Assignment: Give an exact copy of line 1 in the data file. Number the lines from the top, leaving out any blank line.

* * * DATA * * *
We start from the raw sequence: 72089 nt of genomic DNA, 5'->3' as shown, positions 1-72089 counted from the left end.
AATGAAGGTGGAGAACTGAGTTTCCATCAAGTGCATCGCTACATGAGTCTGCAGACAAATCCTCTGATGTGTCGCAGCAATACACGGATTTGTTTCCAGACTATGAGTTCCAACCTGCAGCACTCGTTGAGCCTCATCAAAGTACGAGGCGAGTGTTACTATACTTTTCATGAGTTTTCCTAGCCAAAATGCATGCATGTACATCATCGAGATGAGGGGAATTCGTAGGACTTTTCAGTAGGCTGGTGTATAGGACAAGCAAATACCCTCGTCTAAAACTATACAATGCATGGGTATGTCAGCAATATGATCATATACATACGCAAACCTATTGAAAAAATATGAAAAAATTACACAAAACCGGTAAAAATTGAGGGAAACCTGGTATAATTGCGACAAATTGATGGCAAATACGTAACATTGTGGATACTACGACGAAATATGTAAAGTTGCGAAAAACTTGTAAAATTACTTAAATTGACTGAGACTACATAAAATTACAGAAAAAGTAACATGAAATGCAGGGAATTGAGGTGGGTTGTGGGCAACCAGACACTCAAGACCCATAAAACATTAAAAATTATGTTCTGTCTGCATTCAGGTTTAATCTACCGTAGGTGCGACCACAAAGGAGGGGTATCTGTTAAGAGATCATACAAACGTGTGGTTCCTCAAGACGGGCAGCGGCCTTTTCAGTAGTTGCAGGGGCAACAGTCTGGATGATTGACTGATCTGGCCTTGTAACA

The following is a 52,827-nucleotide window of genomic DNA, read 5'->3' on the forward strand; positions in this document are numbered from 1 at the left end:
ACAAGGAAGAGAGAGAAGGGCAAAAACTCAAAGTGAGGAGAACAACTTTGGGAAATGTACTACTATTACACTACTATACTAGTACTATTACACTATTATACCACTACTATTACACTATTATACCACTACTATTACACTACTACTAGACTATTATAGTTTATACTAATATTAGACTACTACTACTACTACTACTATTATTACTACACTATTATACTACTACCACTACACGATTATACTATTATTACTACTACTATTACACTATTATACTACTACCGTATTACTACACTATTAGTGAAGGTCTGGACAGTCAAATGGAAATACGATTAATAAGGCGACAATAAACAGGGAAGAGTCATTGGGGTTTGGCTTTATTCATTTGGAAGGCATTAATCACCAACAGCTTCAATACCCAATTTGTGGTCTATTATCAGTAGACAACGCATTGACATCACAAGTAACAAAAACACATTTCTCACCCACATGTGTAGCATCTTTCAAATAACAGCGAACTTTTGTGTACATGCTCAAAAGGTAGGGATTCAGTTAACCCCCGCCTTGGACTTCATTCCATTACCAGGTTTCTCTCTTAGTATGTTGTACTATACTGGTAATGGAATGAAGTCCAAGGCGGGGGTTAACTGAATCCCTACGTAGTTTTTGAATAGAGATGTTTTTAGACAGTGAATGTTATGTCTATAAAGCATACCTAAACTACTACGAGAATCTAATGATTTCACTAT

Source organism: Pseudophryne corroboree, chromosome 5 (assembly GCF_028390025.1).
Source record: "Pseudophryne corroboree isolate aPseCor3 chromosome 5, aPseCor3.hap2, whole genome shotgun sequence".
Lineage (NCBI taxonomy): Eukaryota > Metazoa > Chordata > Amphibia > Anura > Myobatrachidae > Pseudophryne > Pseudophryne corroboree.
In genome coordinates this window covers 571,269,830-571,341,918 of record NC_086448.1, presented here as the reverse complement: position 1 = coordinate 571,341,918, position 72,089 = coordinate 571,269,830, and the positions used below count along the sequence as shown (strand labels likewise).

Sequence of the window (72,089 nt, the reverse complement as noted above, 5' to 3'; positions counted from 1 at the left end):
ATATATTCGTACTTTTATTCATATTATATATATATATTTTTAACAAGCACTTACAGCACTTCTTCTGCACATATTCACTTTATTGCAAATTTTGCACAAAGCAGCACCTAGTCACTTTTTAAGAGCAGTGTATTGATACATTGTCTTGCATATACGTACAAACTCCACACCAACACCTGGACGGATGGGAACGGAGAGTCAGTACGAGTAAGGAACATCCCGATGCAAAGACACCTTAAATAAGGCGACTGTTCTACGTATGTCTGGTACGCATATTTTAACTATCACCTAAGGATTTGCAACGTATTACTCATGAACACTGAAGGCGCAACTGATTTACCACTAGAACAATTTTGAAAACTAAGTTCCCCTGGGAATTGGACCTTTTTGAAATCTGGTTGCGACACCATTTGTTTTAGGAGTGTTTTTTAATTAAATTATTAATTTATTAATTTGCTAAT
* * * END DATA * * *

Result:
We start from the raw sequence: 72089 nt of genomic DNA, 5'->3' as shown, positions 1-72089 counted from the left end.